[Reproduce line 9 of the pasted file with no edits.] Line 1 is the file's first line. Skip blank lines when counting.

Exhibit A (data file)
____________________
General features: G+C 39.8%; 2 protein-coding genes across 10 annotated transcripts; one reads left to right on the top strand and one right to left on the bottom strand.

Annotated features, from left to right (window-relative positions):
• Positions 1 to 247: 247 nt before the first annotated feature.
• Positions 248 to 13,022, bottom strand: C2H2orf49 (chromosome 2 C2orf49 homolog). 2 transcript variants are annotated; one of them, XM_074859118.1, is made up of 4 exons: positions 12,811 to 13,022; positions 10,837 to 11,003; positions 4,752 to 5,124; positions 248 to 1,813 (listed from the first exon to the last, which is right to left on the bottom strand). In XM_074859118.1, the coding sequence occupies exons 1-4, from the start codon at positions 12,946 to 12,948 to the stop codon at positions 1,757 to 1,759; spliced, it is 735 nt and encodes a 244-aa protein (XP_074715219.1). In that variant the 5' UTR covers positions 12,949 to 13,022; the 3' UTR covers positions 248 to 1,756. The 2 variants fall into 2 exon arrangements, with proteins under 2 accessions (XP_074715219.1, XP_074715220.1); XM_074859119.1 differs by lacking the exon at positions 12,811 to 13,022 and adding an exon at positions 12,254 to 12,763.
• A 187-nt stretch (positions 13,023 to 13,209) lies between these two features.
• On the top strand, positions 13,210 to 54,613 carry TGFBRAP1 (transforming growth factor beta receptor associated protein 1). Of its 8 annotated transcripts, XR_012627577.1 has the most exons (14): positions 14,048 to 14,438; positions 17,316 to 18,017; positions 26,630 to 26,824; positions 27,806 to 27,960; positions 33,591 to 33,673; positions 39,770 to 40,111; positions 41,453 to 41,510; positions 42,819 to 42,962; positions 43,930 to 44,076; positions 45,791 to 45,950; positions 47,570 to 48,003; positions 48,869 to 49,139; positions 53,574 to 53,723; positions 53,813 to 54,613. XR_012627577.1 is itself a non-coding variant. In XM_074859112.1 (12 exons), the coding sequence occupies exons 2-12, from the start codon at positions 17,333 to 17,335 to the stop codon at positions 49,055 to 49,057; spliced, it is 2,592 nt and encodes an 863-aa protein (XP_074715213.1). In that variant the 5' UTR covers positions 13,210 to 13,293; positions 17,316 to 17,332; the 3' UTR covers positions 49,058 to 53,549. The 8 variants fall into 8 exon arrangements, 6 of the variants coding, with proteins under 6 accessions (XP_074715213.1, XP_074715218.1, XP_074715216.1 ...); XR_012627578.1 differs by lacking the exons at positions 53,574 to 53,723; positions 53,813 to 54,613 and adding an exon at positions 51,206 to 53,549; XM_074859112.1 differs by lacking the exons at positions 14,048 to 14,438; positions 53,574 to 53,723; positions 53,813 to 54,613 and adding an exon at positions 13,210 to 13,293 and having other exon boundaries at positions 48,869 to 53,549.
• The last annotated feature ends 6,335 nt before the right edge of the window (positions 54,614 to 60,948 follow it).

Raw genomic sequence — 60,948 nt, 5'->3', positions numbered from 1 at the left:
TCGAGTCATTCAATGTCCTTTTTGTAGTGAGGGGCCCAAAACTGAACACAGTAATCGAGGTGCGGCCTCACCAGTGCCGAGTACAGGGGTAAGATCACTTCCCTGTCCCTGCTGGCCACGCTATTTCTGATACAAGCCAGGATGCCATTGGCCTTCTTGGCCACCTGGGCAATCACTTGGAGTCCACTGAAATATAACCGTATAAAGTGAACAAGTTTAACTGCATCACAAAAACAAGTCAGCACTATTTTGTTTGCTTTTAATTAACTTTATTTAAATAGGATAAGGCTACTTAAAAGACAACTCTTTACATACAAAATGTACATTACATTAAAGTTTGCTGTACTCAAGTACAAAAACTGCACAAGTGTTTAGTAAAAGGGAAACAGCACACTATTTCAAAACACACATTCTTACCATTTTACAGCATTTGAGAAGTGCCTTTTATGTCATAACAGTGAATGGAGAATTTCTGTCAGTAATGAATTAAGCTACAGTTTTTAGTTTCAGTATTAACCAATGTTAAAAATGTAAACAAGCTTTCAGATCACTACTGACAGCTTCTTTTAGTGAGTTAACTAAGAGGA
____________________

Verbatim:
TCGAGTCATTCAATGTCCTTTTTGTAGTGAGGGGCCCAAAACTGAACACAGTAATCGAGGTGCGGCCTCACCAGTGCCGAGTACAGGGGTAAGATCACTTCCCTGTCCCTGCTGGCCACGCTATTTCTGATACAAGCCAGGATGCCATTGGCCTTCTTGGCCACCTGGGCAATCACTTGGAGTCCACTGAAATATAACCGTATAAAGTGAACAAGTTTAACTGCATCACAAAAACAAGTCAGCACTATTTTGTTTGCTTTTAATTAACTTTATTTAAATAGGATAAGGCTACTTAAAAGACAACTCTTTACATACAAAATGTACATTACATTAAAGTTTGCTGTACTCAAGTACAAAAACTGCACAAGTGTTTAGTAAAAGGGAAACAGCACACTATTTCAAAACACACATTCTTACCATTTTACAGCATTTGAGAAGTGCCTTTTATGTCATAACAGTGAATGGAGAATTTCTGTCAGTAATGAATTAAGCTACAGTTTTTAGTTTCAGTATTAACCAATGTTAAAAATGTAAACAAGCTTTCAGATCACTACTGACAGCTTCTTTTAGTGAGTTAACTAAGAGGA